“Besides, we also plan to expand our branches and open subsidiaries which will translate to an increase in our data storage capacities, size of hard disk, acquisition of additional facility and the need to hire new people. These would entail increases in both our hardware acquisition and recruiting budgets this year,” he added. On the other hand, among those who reported declines in their IT budgets in 2004, 15 per cent claimed their IT spending will drop from less than 10 per cent to 20 per cent compared with their 2003 budgets. Only eight per cent said their technology spending will be cut by more than 20 per cent of their previous year’s IT allocations.
Asked why their IT budget was trimmed down, an MIS manager of a leading hotel said, “We decreased our budget primarily because all major projects were already done and implemented last year. No major projects are scheduled for this year.”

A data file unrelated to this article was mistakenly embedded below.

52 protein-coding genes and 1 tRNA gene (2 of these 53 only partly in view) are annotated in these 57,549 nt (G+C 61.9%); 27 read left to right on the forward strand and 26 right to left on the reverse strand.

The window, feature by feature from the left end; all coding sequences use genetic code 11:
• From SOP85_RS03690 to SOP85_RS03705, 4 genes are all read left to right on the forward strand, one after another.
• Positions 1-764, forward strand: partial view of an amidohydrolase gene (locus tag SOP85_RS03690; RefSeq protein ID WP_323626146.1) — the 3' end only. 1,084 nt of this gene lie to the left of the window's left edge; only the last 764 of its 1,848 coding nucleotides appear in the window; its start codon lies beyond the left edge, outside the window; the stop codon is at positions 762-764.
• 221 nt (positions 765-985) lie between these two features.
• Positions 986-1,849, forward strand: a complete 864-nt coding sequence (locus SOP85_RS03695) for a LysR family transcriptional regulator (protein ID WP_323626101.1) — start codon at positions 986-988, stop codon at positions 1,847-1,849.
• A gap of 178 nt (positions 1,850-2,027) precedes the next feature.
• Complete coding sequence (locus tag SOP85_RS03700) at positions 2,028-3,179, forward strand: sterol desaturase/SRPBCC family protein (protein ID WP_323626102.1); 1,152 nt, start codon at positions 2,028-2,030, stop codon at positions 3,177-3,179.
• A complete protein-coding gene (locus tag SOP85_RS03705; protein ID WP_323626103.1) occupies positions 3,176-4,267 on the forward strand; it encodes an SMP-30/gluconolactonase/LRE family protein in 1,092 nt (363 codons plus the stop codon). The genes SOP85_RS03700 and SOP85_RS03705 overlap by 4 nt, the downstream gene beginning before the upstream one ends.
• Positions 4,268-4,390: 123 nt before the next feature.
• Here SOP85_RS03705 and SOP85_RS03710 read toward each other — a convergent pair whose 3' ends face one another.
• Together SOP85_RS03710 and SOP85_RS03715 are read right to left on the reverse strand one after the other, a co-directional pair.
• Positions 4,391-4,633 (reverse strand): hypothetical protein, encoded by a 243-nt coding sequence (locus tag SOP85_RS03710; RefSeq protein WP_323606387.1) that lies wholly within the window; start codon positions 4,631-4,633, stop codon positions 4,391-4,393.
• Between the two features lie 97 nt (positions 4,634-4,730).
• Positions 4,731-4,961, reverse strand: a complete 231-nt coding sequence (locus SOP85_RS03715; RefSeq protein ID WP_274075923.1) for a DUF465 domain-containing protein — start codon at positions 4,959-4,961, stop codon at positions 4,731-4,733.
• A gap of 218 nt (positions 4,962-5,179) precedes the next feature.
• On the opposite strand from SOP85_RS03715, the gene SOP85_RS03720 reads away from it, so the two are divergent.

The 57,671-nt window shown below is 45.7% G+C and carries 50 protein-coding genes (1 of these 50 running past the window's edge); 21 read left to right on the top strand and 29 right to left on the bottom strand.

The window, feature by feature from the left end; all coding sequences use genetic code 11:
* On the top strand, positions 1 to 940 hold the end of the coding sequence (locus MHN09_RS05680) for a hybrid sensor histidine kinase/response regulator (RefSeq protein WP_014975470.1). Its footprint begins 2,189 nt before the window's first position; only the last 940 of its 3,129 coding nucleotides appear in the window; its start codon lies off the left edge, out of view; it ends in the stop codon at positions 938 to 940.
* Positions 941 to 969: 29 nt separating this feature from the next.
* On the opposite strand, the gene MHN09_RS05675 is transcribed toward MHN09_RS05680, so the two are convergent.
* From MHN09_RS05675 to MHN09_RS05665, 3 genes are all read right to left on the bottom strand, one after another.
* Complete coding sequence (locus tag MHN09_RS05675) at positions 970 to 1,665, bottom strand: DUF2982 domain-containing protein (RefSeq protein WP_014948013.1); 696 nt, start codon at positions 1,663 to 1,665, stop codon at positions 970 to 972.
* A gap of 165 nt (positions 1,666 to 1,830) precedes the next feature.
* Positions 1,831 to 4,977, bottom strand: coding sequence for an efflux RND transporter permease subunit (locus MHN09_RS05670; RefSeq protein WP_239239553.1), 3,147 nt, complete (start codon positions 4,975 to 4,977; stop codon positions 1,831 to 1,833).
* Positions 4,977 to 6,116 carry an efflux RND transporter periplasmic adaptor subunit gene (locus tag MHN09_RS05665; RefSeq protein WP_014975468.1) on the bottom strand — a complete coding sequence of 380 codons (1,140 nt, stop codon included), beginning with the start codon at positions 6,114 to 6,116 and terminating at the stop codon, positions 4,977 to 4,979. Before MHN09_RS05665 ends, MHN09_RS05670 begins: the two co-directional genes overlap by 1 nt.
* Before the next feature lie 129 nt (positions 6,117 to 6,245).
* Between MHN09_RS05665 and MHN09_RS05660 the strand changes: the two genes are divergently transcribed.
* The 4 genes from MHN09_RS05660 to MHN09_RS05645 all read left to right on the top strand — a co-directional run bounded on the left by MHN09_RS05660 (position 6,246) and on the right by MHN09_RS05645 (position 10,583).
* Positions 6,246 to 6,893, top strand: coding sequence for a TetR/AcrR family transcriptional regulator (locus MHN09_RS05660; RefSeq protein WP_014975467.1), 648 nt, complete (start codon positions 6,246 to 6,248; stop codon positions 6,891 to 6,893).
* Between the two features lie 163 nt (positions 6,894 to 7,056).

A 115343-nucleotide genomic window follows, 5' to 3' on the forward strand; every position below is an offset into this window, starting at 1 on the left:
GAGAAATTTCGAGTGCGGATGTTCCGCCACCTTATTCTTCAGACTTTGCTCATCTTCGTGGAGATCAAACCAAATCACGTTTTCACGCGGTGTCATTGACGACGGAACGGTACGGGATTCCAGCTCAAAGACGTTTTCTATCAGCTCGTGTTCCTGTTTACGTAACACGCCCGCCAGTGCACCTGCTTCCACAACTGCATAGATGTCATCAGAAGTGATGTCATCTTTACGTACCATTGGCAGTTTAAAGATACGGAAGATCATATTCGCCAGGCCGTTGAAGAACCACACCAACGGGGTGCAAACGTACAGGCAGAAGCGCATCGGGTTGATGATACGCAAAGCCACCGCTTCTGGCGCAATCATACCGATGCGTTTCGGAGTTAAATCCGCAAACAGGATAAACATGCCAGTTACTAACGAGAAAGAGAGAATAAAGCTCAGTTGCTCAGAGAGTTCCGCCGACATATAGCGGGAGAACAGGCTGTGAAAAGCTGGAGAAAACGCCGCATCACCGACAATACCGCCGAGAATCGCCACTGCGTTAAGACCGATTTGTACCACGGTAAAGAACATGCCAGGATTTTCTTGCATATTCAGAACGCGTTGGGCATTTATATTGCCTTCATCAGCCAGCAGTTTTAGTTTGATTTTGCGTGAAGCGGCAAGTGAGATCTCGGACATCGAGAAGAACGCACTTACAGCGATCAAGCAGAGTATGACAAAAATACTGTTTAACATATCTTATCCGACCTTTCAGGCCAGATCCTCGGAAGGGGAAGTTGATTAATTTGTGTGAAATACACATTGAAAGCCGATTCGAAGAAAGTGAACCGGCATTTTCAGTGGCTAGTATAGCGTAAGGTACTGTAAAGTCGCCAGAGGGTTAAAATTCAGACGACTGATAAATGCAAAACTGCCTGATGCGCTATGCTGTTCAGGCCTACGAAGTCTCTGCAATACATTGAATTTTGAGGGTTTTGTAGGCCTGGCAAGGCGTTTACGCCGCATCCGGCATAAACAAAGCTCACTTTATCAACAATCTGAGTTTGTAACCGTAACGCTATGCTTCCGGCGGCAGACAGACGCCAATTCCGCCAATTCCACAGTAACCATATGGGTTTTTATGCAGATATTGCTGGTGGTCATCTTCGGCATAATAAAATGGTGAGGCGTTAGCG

For this year, the top IT budget priorities IT managers enumerated include projects aimed at deploying common systems and new versions of software applications to replace current installations, better integration of existing systems or applications, acquisition of new hardware to upgrade aging hardware, database security, and implementation of new technologies.
To many companies and IT managers, one area that is likely to absorb a large share of the IT budget for this year is the deployment and development of new software applications that will run on their latest hardware versions. New applications are also needed to implement new technologies.
“Most of our hardware and software were acquired before and during the year 2000. Some of these were intended to beat the millennium bug at that time,” a senior EDP manager of an insurance firm related. “For this year, our priority is to acquire new hardware and software to upgrade our existing installations.”
Another budget priority area which IT managers expect to receive the greatest increases for 2004 is applications/systems integration. A vice-president for IT of a department store who is intent on trimming costs by integrating applications, had this to say, “Our applications/systems which we deployed in 1998 and the other systems we have at present need to be properly integrated to improve our operations and to cut costs.”